Conservatives, including Mitt Romney during his campaign, claimed they would raise revenues by closing loopholes in the tax code. here is another chance to embarrass them. They will not agree to cuts  to the capital gains nanny state. These are people who make money off the work of others. If they were all kidnapped by Martians tomorrow we’d all be better off.

2. Refuse to compromise on the President’s $250,000 figure for increased taxation: $183 billion ( these figures are new revenue) (1.5x)

[  ]…3. Reduce the budget for US overseas military bases by 20 percent: $200 billion. (1.6x)

The United States maintains 702 military ‘installations’ in 63 foreign countries (it has 4,471 bases altogether), according to the Defense Department’s annual budget statement.

4. Allow the government to negotiate with drug companies: $220 billion. (1.8x)

Current law specifically forbids the government from using its negotiating power to obtain lower rates for Medicare prescriptions—even though much of the research behind the drugs involved was performed at government expense.

6. Enact Rep. Jan Schakowsky’s ‘Fairness in Taxation Act’ for very high earners: $872.5 billion. (7.15x)

7. Eliminate corporate tax loopholes: $1.24 trillion (10x)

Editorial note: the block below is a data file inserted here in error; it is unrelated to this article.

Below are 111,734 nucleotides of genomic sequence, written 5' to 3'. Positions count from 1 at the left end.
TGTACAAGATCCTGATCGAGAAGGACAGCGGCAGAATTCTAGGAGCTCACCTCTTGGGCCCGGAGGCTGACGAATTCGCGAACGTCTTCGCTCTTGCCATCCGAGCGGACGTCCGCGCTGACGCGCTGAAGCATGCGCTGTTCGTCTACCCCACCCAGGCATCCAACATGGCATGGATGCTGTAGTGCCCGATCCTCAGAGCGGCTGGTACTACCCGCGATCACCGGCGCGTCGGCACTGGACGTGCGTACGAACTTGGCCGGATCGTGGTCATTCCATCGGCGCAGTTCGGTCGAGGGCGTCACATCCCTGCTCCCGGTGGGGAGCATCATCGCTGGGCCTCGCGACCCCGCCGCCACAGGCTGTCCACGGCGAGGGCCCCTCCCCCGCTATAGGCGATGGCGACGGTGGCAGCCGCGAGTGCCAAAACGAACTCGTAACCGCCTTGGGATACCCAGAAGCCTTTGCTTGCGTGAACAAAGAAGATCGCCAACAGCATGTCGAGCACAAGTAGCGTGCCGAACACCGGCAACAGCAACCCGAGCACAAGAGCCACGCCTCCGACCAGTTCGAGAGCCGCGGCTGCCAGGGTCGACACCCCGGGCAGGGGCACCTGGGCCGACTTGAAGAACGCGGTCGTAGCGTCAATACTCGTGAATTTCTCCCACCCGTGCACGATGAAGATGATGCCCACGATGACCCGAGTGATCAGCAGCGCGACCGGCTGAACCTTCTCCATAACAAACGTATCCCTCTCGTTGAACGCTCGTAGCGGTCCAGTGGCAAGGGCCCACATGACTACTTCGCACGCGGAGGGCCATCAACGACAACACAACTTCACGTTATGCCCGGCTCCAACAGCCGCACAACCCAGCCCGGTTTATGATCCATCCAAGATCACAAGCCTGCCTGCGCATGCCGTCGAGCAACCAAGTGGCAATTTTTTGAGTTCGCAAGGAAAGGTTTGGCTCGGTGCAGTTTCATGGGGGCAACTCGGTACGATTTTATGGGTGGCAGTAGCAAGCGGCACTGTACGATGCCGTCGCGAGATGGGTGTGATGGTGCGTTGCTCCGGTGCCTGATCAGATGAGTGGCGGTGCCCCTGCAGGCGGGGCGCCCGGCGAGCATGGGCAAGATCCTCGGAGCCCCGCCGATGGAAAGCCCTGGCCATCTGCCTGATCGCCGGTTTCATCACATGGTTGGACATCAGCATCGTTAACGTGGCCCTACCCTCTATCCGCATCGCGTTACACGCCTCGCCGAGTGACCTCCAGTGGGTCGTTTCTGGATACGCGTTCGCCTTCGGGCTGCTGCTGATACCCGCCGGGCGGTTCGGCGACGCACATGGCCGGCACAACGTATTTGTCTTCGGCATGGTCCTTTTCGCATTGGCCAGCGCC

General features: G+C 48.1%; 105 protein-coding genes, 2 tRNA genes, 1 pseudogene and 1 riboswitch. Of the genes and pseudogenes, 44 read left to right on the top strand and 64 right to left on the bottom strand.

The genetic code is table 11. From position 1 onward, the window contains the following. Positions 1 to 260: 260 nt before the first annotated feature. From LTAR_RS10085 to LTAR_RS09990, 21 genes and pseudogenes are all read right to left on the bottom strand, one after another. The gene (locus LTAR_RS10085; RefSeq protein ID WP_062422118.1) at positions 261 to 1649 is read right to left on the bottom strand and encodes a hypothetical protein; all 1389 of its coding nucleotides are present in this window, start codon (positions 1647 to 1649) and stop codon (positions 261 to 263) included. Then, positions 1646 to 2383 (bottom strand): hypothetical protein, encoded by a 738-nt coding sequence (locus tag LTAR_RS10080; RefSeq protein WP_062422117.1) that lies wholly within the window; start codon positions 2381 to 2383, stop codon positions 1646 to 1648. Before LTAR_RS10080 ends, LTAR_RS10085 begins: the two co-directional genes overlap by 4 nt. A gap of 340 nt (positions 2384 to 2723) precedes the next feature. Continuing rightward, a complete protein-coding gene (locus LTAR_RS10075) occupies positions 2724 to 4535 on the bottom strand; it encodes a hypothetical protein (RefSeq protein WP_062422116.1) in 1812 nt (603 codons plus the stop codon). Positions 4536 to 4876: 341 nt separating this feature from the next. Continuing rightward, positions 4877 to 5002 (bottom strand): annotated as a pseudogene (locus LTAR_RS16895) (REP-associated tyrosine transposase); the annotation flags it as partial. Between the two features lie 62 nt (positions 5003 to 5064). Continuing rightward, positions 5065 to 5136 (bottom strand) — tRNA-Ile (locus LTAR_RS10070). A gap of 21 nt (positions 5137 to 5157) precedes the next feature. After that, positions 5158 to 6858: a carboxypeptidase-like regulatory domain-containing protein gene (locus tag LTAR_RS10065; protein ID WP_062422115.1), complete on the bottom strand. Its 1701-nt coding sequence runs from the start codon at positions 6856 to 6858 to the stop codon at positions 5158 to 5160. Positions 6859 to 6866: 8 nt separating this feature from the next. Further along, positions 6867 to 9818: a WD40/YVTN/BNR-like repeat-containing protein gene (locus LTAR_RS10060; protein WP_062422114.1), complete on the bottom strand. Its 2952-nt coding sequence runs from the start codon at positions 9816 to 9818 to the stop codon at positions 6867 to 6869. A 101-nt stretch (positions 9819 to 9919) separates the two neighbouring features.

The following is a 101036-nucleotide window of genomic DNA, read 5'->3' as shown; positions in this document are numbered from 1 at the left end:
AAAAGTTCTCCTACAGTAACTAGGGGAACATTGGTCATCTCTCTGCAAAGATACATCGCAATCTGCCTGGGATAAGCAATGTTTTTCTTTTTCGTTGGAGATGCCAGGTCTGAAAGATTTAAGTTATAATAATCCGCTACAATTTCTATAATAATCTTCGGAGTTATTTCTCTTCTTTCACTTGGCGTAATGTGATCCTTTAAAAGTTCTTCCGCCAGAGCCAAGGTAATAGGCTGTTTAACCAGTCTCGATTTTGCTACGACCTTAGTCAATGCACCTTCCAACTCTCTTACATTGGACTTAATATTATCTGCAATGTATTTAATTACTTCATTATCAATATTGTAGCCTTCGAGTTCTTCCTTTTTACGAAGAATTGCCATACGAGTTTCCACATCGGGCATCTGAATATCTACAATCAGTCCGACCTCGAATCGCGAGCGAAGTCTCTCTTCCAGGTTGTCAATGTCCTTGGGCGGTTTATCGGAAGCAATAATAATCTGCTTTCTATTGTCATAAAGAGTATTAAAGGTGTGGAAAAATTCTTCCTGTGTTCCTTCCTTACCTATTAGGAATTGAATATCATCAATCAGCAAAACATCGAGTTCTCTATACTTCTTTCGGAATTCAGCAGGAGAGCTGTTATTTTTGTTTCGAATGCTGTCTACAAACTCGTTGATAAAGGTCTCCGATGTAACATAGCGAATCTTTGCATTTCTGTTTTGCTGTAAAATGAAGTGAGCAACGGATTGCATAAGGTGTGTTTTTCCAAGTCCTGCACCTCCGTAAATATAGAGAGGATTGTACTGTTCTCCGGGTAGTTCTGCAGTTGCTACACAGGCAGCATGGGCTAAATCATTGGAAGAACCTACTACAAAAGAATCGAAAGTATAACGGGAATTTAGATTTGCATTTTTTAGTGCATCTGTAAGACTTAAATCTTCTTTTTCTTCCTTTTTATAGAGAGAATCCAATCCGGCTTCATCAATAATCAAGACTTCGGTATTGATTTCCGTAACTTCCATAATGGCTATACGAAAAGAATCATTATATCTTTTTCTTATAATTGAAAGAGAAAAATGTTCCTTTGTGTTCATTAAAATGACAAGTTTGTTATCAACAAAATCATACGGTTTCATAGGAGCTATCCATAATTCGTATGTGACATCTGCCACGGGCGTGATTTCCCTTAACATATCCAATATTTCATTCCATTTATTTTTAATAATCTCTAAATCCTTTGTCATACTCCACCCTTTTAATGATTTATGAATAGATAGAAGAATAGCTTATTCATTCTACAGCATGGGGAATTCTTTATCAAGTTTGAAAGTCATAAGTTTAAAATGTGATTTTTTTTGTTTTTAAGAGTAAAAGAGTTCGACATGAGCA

8. Create a financial transactions tax for high-volume Wall Street trading: $1.8 trillion (14.75x)

And here’s our grand prize winner: A financial transaction tax like the one they’ve imposed in the United Kingdom. The UK tax rate is tiny—0.25 percent of each transaction, levied on both parties—but the overall impact is substantial.

Not only would this tax bring in substantial revenue, it would also discourage the massive volume of ultra-high-speed computer-driven transactions that have turned the stock market into both an imperceptible ‘black box’ and a real-time mega-casino operating in nanoseconds.

This new sources of revenue would be painless. Billionaires will not stop investing. No millionaires will be suddenly forced to go dumpster diving. America will not rot in the bowels of Marxist hell. But millions of Americans who have worked hard all their lives and deserve a decent standard of living will not have to sacrifice anymore than they do already. Democrats should fight for the above and wait until January, House Republicans Again Show Why We Need to Wait Until January for a Deal. As usual the very serious people are acting like mindless zombie clowns.

When it comes to economic issues conservatives call upon some clown like Arthur Laffer. When the focus is on issues related to gun violence they turn to a clown named John Lott. Why is the discredited John Lott used as an authoritative source on gun violence?